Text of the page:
HOUSE 13
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House #
House Style
Size Ft2
Year Built
Cost/Ft2
13
Strawbale
1900
2001
60**
Architect/Designer
General Contractor
Sub-contractors (significant) & Type
Larry Halford Larry Halford Ray Roberts—Stucco
Primary E-Design Factors
Significant E-Products Used
Results—Positive/Negative
Strawbale
Passive solar
Insulated shades
Recycled doors
Radiant Heating—heated slab is insulated from stem wall
4-layer insulated drapes for windows
Comfortable and energy efficient
The owner is a well known builder in the Methow Valley, and has had a long interest in energy conservation. To create a less expensive house, both in terms of construction and continuing costs, he built an energy efficient house with a simple shape, for three people. As a builder, and home owner, he believes that a house should reflect the owners personalties, desires, and concerns. His home beautifully reflects this philosophy with well crafted and unique details inside, adding life to the simple form of the house. See excerpt from Halford Construction below *.

The house is strawbale (infill), with the with the cut ends of the bales placed in the vertical axis to increase their insulating qualities. Larry recommends Lenny Judd of Okanogan as a supplier/broker of strawbales; he had the strawbales delivered after the framing and roof where in place to prevent them form getting wet. He used x bracing to add strength to the bales. 2x4 wood was placed in the bales to hang shelves, etc. inside the house. The house has 7'6" ceilings for more efficient heating (Larry says that for every 6" increase in ceiling height over 7'6", there is a 10% decrease in heating efficiency). 2 x 12" scissor trusses, with a heel, were used for the roof which has fiberglass insulation. The foundation is slab on grade; the floor slab is insulated from the stem wall by four inches of foam sheeting to minimizes the heat loss of the radiant heating system. The windows have custom made insulating shades which increases the R-value from R-2, to approximately R-10; the multi-layer material provides radiant and convective insulation and is/was available from Pacific Fabrics (Seattle area). There are recycled doors from an old hotel, (Hippo Hardware of Portland).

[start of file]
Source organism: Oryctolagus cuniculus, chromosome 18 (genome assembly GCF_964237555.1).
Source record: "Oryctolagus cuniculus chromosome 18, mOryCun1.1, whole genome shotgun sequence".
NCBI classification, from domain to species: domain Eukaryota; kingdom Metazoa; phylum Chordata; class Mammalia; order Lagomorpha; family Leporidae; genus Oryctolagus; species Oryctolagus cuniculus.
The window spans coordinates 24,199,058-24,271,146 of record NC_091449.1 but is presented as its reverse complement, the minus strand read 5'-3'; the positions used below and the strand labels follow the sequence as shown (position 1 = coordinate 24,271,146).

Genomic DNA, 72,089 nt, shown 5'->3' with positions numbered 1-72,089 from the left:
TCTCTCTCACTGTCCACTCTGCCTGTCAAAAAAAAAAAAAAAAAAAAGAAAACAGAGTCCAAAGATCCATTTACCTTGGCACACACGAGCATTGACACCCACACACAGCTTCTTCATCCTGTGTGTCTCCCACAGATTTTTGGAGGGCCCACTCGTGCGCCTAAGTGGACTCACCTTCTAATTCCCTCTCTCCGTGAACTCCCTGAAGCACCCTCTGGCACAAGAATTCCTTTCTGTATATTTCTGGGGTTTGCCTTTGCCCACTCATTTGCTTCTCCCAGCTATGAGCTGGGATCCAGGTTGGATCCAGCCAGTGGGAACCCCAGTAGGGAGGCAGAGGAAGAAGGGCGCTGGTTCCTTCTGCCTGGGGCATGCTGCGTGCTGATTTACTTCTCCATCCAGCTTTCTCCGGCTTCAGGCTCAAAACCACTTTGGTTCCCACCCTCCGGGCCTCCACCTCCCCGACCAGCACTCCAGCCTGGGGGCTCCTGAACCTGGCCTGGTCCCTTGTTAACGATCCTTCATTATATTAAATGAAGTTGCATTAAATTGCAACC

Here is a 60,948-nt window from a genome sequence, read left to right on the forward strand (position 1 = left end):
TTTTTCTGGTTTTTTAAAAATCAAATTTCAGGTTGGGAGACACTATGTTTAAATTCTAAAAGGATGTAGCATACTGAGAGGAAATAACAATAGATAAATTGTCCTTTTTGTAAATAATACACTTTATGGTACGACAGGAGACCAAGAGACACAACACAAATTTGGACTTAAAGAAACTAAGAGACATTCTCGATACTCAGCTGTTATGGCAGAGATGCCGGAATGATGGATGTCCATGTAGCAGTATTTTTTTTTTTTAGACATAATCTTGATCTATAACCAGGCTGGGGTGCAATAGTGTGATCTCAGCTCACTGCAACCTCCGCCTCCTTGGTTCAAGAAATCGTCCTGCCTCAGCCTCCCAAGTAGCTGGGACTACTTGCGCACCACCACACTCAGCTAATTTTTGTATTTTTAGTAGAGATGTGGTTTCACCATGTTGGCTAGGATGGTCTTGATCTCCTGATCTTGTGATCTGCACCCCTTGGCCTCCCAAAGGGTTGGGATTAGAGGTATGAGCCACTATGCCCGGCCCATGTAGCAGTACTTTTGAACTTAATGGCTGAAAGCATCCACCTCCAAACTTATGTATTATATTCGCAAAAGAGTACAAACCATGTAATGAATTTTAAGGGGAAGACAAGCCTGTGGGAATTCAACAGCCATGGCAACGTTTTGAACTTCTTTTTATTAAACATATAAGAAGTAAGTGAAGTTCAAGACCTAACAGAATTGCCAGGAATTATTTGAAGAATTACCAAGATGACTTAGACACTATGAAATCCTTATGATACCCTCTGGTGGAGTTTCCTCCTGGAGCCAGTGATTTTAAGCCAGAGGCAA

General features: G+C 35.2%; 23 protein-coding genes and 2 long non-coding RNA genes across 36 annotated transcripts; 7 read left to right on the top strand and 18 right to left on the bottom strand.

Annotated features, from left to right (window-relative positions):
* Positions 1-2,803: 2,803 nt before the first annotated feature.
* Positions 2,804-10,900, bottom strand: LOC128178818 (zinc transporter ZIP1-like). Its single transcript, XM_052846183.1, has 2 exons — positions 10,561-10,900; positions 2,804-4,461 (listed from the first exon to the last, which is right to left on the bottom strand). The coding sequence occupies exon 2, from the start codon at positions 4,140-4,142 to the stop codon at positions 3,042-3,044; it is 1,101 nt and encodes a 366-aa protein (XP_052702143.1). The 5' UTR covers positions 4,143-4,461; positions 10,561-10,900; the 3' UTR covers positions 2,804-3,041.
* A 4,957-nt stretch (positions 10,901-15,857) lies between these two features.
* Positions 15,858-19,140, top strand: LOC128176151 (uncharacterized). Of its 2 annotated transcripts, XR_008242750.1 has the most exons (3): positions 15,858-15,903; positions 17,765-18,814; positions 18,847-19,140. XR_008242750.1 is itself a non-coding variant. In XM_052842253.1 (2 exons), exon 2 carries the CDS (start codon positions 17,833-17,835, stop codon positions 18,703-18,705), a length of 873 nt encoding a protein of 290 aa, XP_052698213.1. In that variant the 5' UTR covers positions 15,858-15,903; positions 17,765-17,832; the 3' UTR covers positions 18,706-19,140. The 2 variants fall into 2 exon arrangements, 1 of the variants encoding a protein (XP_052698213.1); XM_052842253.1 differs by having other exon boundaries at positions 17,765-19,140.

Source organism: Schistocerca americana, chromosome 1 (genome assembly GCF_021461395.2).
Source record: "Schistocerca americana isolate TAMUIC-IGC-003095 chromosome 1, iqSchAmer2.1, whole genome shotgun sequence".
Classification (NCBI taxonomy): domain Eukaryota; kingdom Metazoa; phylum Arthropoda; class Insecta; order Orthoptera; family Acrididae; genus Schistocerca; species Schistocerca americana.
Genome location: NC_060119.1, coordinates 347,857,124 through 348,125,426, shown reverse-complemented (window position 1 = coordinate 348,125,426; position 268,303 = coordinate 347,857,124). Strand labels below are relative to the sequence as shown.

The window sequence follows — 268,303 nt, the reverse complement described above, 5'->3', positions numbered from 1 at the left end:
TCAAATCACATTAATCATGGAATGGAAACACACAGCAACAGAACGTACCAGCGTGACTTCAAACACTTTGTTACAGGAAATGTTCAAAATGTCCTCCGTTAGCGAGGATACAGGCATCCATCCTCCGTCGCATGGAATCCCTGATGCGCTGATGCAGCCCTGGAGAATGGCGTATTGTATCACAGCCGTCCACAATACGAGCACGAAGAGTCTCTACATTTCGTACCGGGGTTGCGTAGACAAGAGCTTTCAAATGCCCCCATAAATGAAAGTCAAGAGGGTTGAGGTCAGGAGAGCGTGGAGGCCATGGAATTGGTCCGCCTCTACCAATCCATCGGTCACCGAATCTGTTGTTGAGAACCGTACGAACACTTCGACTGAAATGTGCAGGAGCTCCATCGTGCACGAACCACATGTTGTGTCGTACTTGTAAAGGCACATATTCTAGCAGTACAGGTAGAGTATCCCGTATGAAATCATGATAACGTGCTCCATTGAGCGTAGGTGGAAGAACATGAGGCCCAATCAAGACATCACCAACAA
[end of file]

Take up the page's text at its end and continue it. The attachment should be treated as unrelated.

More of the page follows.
This house has been designed with Methow winters in mind. There are no valleys on the roof (no place for ice dams). The chimney and vents are on the ridgeline. The walkways are placed where snow does not fall. Thus far, this strategy has worked well. The walls have three coats of stucco and the house is very stable and quiet. Larry Halford considered future energy scarcity and prices when designing this energy efficient home. Indeed, this house will become more valuable with time.

** This house was built in 2001 with the builders own labor. The simplicity of the design combined with his hard work kept the price down.

A resource that Larry recommends to answer questions inspectors or permitting officials may have about strawbale houses is: "The Building Officials Guide to Strawbale Construction", edited by Kelly Lerner, and Pamela Wadsworth- Goode, CASBA (California Strawbale Assoc.), 209-785-7077, Email: casba@strawbuilding.org
Financing can be a problem if you plan to use alternative building methods. It may be worth checking with Wheatland Bank of Spokane
. Also, consider using private financing for the construction, and then securing a conventional mortgage after the house is built.

* BUILDERS ADVICE: " I want to design and build a home with you that is personal, environmentally responsible, practical, elegantly simple, and warm in character....... One of the single most important factors in the creation of a new home is to make that home personal, to make it really suit the people who will be living in it. The primary reason most houses do not feel like homes is that they are painfully generic. They are designed so blandly "for anyone" that they are really for no one. The more deeply the home owner is involved in design decisions and, where appropriate, the actual work of building their home, the more personal it will feel and the better suited to them it will be. A home certainly need not make an effort to be weird or garish or strange to suceed in feeling personal." Halford Construction (509) 996-9296, cell (509) 429-7150